The government must also focus on building efficient infrastructure to support economic growth. This includes investing in transportation, energy, and communication infrastructure, among others. These investments will help facilitate trade and commerce, reduce transaction costs, and boost productivity. Another key priority of Bangladesh’s development is diversifying exports beyond the Ready-Made Garment (RMG) sector, which is currently the country’s largest export industry. Diversifying exports will help reduce the country’s reliance on a single industry and promote greater economic resilience.
The deepening of the financial sector to support economic growth is another important priority of Bangladesh. A well-functioning financial system can help mobilise savings, allocate capital efficiently, and provide financing to support business expansion and investment. Making urbanisation more sustainable is another important priority. The rapid pace of urbanisation has put significant pressure on the country’s infrastructure and natural resources. By promoting sustainable urbanisation, the government can reduce the negative environmental and social impacts of urbanisation while promoting economic growth and development. Strengthening public institutions is also critical for supporting economic development.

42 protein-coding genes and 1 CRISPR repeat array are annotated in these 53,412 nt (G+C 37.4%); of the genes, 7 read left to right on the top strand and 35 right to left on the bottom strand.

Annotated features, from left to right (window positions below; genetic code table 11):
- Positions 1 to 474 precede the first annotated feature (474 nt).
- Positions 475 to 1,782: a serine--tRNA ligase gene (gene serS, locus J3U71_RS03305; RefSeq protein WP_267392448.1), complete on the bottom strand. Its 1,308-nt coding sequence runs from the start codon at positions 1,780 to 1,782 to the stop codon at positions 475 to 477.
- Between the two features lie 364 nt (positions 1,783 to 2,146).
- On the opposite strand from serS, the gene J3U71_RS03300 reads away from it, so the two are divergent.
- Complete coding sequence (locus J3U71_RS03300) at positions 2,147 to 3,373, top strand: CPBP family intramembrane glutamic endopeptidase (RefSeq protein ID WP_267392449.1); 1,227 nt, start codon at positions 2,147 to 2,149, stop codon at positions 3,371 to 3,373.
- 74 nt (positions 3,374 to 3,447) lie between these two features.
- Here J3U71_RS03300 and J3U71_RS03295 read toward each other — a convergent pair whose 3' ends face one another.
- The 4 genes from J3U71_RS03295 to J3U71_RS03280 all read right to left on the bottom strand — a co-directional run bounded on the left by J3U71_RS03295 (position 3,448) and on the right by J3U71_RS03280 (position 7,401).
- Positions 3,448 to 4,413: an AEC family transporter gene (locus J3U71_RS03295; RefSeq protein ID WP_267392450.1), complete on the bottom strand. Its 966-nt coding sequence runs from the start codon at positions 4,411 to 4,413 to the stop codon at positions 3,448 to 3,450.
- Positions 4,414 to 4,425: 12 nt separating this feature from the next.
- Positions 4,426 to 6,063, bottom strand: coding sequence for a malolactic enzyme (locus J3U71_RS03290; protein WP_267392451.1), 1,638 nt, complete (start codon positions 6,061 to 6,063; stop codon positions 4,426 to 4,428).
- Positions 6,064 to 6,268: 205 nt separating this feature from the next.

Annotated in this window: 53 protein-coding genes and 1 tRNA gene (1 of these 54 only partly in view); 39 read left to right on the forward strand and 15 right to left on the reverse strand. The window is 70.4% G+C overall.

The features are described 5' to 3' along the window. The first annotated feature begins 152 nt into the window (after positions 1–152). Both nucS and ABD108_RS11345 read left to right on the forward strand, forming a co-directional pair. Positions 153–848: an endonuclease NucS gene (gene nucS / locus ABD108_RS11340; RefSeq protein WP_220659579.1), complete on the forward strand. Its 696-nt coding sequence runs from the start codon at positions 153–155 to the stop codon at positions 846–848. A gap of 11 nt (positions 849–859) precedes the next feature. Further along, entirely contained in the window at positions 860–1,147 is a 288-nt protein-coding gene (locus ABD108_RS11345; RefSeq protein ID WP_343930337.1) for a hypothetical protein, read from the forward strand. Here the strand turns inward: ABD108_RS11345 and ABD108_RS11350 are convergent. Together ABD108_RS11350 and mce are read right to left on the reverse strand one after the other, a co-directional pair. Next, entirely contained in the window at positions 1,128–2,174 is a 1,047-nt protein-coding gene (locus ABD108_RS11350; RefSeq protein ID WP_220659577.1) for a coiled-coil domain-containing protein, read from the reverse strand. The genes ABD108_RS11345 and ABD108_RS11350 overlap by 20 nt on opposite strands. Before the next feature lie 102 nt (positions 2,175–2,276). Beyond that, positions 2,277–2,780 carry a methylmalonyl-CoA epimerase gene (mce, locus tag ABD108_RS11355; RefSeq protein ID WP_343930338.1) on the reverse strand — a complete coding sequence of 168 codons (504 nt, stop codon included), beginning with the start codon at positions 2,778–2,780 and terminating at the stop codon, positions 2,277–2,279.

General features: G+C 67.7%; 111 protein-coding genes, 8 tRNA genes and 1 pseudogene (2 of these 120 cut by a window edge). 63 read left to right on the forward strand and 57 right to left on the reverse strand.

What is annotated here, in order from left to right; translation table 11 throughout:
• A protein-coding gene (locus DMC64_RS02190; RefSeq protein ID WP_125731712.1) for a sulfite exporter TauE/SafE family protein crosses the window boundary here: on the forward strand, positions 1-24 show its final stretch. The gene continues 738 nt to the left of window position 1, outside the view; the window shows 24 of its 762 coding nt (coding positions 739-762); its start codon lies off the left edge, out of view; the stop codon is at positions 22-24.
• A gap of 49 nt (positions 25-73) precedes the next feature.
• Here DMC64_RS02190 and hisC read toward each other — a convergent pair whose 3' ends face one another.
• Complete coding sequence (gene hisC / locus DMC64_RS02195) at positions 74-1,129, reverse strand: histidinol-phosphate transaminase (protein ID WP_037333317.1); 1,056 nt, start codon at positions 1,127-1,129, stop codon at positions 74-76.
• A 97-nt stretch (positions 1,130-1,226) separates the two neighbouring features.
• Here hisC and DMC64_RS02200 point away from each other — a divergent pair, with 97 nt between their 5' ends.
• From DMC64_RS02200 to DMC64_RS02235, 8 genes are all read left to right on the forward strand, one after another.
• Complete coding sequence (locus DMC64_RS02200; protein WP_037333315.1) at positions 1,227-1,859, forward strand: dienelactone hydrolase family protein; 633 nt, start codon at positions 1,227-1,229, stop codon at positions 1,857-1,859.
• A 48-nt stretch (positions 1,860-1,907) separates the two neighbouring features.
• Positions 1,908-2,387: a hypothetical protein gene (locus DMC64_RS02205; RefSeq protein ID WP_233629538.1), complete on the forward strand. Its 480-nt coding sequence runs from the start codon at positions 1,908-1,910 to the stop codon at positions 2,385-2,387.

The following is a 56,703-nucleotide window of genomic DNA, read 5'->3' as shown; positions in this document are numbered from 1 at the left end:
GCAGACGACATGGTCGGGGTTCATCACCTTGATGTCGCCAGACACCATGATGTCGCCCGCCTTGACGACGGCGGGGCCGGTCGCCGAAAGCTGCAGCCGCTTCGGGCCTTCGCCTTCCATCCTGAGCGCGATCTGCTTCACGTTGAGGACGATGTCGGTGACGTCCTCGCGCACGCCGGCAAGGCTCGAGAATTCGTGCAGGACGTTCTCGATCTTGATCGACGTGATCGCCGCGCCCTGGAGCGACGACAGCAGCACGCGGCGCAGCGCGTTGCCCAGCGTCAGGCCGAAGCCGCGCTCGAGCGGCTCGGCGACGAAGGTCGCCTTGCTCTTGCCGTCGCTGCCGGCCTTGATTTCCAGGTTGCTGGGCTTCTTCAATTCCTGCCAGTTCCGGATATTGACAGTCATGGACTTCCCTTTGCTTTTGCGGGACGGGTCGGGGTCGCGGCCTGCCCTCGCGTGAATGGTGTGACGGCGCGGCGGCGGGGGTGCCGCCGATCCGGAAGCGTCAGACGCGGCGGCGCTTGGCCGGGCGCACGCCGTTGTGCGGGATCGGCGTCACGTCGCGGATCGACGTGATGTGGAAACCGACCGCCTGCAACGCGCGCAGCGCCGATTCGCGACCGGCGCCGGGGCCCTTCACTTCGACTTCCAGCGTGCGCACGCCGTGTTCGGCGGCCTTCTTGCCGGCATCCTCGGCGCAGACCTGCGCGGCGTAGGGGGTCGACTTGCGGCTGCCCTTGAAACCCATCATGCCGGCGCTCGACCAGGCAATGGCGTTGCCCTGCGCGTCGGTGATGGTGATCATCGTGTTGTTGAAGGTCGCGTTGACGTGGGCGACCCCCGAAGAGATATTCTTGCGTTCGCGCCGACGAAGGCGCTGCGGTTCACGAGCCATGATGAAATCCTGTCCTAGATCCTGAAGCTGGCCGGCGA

This includes implementing fiscal reforms to generate more domestic revenue for development and promoting greater transparency and accountability in government operations. Addressing infrastructure gaps is another fact to be counted for accelerating growth. Improving infrastructure will help reduce transaction costs, promote trade and investment, and improve productivity. In addition, addressing vulnerability to climate change and natural disasters is also essential to continue building resilience to future shocks. Climate change poses a significant threat to Bangladesh’s development, and the government must take proactive steps to mitigate the impact of climate change on the country’s economy and population.
In conclusion, Bangladesh has made significant progress in its economic development, but there are still several development priorities that need to be addressed. Diversifying exports, deepening the financial sector, promoting sustainable urbanization, strengthening public institutions, addressing infrastructure gaps, addressing vulnerability to climate change, and pivoting towards green growth are all critical for promoting sustainable and inclusive economic growth in Bangladesh. Additionally, higher female labour force participation is necessary to mitigate the impact of a shrinking workforce growth rate.